Spaceport news

Yesterday was a big news for up-and-coming commercial spaceports that want to serve the space tourism market:

Oklahoma’s spaceport at the former Clinton-Sherman Air Force Base has received its operators license from the FAA’s Office of Commercial Space Transportation. (The announcement was rather low-key: while the FAA issued a press release about the license, that press release isn’t available on FAA’s web site; see RLV and Space Transport News for the full text of the release, which apparently got a scattershot email distribution. [Update: the official press release is now available as a Word document on the FAA/AST web site.]) It’s certainly a big step forward for the spaceport, although one that had been anticipated for some time: over a month ago at ISDC, George French of Rocketplane Kistler said that the license would be official “in the next two weeks”. In his MSNBC article, Alan Boyle notes that the license “gives Oklahoma an edge in the nascent space tourism industry”, although that edge may be illusory: other planned spaceports, most notably New Mexico, will likely have their FAA licenses well in advance of any commercial operations planned from them, so it will come down to the ability of the companies that plan to operate from them to carry out their business plans.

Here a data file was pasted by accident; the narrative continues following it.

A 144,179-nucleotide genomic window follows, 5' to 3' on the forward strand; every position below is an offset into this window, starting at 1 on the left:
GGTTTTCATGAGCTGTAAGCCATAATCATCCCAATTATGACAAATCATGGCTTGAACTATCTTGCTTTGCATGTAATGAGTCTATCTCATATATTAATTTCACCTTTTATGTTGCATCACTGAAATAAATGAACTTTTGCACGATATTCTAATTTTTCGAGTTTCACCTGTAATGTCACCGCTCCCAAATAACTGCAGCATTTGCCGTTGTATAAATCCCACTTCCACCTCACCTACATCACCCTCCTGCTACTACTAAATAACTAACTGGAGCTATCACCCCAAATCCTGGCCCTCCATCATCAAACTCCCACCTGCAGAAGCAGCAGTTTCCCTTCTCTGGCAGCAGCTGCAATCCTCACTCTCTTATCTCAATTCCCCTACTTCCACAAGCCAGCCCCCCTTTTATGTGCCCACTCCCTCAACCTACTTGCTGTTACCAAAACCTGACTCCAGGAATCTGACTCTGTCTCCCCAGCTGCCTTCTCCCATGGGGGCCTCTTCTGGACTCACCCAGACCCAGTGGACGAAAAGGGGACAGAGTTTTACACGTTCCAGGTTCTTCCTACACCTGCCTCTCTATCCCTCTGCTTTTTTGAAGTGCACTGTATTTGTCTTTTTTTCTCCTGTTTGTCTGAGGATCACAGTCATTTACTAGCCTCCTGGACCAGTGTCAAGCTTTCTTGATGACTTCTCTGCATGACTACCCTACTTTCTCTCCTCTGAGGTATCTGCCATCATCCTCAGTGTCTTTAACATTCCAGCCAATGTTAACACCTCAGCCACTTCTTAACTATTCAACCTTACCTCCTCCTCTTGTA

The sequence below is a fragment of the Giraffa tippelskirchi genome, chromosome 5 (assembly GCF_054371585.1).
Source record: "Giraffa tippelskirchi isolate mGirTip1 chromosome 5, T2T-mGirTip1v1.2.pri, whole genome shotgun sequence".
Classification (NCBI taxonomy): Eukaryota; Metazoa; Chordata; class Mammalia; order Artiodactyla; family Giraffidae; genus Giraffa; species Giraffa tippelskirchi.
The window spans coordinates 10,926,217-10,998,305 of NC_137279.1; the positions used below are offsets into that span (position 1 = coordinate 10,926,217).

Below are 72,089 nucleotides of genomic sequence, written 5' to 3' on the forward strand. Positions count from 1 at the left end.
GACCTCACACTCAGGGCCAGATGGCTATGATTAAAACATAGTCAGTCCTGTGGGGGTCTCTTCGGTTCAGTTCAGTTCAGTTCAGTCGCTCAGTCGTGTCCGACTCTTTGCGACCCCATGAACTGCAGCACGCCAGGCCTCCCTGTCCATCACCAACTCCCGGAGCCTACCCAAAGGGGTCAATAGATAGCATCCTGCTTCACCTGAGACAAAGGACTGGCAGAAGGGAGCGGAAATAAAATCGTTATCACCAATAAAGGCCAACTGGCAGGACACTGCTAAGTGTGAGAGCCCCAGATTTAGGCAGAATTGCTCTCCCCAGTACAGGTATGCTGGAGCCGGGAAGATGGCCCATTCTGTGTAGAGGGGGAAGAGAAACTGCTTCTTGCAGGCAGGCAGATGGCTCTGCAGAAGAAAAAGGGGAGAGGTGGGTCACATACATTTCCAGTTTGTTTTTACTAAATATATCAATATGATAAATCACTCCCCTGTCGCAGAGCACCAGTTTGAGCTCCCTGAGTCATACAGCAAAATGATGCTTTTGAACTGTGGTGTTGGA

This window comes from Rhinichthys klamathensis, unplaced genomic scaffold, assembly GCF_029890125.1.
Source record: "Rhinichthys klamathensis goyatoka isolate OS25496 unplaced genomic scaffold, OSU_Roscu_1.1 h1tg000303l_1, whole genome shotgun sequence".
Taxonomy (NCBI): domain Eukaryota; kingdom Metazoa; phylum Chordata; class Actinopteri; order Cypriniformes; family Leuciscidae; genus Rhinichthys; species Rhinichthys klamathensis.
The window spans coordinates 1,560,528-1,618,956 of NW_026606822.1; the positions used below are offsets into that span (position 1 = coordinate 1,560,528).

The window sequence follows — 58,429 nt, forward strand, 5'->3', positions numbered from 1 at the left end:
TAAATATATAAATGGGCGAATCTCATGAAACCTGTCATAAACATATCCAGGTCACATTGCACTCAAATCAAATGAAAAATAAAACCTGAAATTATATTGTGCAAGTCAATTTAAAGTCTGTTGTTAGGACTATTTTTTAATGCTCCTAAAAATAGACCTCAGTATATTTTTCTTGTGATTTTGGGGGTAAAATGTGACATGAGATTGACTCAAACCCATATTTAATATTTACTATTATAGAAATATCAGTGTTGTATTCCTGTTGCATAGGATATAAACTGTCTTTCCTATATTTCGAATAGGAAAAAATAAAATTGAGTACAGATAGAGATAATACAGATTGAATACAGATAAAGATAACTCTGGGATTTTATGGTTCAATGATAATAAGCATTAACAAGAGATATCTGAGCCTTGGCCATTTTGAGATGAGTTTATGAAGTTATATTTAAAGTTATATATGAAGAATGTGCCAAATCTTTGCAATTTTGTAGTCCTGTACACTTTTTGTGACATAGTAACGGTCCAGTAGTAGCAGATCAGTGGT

Speaking of New Mexico, the state has selected a company to begin work designing the Southwest Regional Spaceport. California-based DMJM/AECOM beat out two other finalists to win the contract to provide architectural and engineering services for the spaceport. That work will include “hangers [sic], control building, support buildings, roads, utilities, launch pads and fuel storage facilities,” according to the state press release. An AP article notes that a final contract between the state and DMJM/AECOM is still being negotiated, and will cover an initial “programming” phase. reviews Spaceport Singapore, the spaceport announced by Space Adventures earlier this year. While the spaceport will host suborbital spaceflight, it will also provide a number of other attractions, including a space camp and various simulators. One sticking point, something that Space Adventures’ Eric Anderson has mentioned in speeches in the recent past: the full $115 million needed for the spaceport hasn’t been raised yet, although proponents believe they’ll have the money in hand by the end of the year.

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